The history of Hartcliffe Estate, 1944-1958 A Tale of Conflict and Betrayal
In 2019, Paul Smith, then cabinet member for housing on Bristol City Council, led the Homes for Heroes 100 project. As part of this, he wrote about growing up in Hartcliffe for the book Council Estate Memories. Here he looks more at the history of the estate.
In 1943 Bristol City Council started thinking about the reconstruction of the city once the war was over. In January of that year a report identified the need for 30,000 new homes, and there was an acceptance that not all of those could be accommodated inside the existing city boundary. Talks began with both Somerset and Gloucestershire to secure extensions of the city to gain access to developable land. One potential location was the farmland between the southern city boundary and the sprawling Dundry Hill.
A new estate could be built on the basis of a garden city model which was described in a book published by the local company J S Fry and written by the City Archivist: English City, The Story of Bristol (1945). Fry’s published the book because, ‘We felt we should like to make some contribution to the rebirth of our city.’ In reality, the book was a council document which covered the history of the city but also focused on how it would be rebuilt. It described building ‘self-contained districts called ‘Neighbourhood units’, each with its own amenities, including a shopping centre, clinic, school and churches, cinema and recreation grounds. Factories should be built in or near the ‘Neighbourhood’.’
The new estate on the Dundry Slopes was to be built to this model. However, there were things which needed to be sorted out. The first was the boundary. Bristol Council was worried about the chaotic distribution of service, with Somerset County Council responsible for the police, public halls and community centres, education, health services, welfare services, children’s care, libraries and food and drug inspection; Long Ashton Rural District Council would have street lighting, street cleansing, refuse disposal and highways; and Bristol would be running the housing itself and the fire service. The County Council, based in Taunton – over 40 miles away down the A38 – wasn’t keen either. The County stated in a letter to Bristol, ‘This undertaking will involve the County Council in vast expenditure in respect of an area of the County which the Boundary Commission have already indicated should be added to Bristol and may have the effect of disorganizing the basis of County Council administration’.
In 1949 Bristol gained the land from Somerset but, in doing so, had to relinquish its interest in expanding to the north and the east into Gloucestershire.
The next challenge came over the name. The good people of Dundry village did not want their name used to describe the new council estate. When Bristol proposed ‘New Dundry’, old Dundry complained that this would confuse the postal service. The name settled on was Hartcliffe, ‘the army on the hill’, taking the name of the medieval Hundred of Hartcliffe which covered the area. Later, there was also an argument about the street names. There was a proposal to the council that they should be named after Battle of Britain pilots, but this was defeated in a vote in favour of the established Bristol practice of using names which had a historical link to the area. The streets were named after taxpayers in the old Hundred.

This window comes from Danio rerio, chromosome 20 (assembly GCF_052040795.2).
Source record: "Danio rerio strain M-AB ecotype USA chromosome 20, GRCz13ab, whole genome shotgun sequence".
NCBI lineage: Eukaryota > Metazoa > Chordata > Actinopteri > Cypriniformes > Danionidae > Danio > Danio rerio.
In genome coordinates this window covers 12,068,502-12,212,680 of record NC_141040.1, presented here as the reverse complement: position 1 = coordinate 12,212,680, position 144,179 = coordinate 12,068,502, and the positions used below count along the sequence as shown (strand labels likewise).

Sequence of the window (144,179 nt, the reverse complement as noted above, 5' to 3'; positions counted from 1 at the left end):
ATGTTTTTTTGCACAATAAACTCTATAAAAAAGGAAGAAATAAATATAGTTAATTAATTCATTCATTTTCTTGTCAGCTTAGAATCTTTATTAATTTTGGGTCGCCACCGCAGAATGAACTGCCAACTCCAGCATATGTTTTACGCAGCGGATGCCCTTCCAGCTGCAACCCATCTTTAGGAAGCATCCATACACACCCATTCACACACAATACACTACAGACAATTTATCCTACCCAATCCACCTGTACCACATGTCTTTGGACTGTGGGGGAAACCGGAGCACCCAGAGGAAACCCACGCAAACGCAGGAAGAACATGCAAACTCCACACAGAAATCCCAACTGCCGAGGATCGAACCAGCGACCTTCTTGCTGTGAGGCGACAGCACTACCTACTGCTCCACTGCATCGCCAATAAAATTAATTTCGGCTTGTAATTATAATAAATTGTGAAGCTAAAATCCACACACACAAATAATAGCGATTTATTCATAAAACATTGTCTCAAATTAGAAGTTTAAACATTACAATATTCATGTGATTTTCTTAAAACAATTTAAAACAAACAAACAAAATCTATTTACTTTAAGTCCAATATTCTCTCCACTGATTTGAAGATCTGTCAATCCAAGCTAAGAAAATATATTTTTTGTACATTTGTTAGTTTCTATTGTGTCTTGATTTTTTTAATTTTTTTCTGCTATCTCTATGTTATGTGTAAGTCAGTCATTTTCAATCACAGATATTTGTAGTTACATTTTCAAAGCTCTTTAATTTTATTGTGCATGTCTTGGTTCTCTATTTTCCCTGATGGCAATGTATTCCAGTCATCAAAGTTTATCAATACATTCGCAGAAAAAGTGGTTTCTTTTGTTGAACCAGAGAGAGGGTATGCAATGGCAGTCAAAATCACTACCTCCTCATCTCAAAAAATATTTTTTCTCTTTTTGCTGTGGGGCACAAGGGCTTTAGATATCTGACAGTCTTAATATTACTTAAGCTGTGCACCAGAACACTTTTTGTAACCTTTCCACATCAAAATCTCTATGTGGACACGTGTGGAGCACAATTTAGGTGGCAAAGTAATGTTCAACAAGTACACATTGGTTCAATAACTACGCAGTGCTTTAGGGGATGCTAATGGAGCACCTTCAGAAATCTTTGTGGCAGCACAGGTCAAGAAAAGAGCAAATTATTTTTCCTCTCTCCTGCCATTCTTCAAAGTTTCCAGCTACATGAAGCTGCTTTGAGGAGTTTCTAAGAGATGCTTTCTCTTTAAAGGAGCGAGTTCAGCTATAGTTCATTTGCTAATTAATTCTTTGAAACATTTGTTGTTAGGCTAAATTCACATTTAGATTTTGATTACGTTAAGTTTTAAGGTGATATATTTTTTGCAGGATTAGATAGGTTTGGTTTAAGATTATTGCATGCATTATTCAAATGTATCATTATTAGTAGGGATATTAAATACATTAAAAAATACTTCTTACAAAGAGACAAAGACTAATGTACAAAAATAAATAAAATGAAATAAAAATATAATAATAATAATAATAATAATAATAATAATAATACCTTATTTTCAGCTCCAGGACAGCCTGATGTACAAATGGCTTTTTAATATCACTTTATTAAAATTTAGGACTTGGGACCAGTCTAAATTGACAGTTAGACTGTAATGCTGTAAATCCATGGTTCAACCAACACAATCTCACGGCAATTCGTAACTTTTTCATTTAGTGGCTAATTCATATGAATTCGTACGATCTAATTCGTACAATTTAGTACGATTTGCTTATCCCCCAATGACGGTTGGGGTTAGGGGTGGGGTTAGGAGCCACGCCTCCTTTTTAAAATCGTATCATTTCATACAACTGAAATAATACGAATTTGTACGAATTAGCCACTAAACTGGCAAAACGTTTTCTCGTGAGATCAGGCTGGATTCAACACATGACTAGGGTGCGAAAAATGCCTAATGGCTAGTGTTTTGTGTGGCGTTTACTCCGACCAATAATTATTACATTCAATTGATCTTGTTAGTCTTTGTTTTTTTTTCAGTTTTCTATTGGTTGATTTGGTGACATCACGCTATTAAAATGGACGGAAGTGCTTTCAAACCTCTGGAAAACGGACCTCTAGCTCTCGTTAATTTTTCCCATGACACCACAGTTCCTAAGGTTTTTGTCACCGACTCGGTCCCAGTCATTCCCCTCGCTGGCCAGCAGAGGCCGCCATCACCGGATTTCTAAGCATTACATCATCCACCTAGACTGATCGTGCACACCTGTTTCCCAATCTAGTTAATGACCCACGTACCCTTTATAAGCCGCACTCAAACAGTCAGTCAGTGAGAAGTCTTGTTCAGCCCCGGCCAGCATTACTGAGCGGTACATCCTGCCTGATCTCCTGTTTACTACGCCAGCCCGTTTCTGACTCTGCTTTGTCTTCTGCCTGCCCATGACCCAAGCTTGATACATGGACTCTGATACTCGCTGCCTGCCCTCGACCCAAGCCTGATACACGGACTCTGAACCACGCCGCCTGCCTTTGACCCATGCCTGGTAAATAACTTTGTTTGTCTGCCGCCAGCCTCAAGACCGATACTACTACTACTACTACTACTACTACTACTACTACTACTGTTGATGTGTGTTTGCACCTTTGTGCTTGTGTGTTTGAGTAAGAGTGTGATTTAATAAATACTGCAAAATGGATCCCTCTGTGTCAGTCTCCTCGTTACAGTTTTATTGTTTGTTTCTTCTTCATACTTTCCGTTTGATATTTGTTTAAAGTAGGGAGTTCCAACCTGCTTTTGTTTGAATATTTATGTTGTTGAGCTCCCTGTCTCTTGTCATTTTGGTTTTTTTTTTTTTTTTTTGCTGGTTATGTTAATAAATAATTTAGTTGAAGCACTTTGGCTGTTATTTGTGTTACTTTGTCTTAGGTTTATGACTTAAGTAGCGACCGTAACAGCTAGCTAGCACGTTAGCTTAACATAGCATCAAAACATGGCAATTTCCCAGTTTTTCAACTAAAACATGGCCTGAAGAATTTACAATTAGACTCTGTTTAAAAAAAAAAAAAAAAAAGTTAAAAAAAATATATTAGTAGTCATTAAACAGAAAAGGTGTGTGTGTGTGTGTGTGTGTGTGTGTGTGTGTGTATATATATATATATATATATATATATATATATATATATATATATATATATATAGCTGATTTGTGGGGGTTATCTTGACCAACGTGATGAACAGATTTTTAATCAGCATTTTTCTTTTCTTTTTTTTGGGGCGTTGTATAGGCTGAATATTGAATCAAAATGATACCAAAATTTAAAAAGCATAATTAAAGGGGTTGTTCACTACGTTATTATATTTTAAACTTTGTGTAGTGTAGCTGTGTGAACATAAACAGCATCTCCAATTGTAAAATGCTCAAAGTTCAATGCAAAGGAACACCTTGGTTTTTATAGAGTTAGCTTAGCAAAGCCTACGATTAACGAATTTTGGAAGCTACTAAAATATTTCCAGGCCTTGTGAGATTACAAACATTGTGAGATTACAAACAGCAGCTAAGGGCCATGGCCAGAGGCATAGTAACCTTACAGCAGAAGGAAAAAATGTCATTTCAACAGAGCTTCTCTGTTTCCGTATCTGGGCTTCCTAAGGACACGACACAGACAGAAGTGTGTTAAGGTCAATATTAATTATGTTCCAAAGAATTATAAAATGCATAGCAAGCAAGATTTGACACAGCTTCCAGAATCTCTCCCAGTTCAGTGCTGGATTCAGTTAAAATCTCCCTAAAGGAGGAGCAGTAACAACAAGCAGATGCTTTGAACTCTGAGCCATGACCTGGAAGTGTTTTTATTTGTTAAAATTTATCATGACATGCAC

The plans for the estate were ambitious, matching the neighbourhood plan. Hartcliffe was to have 3,100 homes, three junior schools, a secondary school, six nurseries, three churches, six pubs, a cinema, a library, a health centre, five youth and scout/guide centres, a community centre, a swimming pool, a cricket pavilion and a public café.
The first blow to the plans came within just six months of their approval by the council. In May 1950 the Citizen Party (a coalition of Conservatives and Liberals) was elected, ousting the Labour Party. In June 1951 the Housing Committee met and approved a lower standard for council houses. They would be smaller and cheaper and for the rest of that decade most council homes were built of pre-reinforced concrete (PRC). The main road into the estate was downgraded from a duel to a single carriageway when an application for a government grant was declined and the stream running down the middle of the estate was filled in to save money on bridges.
People moving in soon found that the facilities they had been promised weren’t there. Firstly, they were aware that the estate was built without pavements or side roads being completed. The area was a sea of mud, deliveries were only made to the main roads, and shops and pubs only followed several years later, leaving residents to wade out of the estate to gain access to services.
The cinema, the swimming pool and the cricket pavilion were never built, the library was completed over 20 years late. Other facilities were scaled back: one nursery not six; three youth clubs not five; four pubs not six; and the main shopping centre was reduced in size. Promises were broken and the estate became an outpost of the city, a sadly denuded version of the original vision.
Paul Smith served as a Bristol City Councillor from 1988 to 1999, when he was chair of the Environmental, Health, Land and Property and Leisure Services committees, and 2016 to 2020 when he was Cabinet Member for Homes and Communities. Paul previously worked for the National Housing Federation and is now Chief Executive of Elim Housing. He’s a regular writer and commentator on housing issues.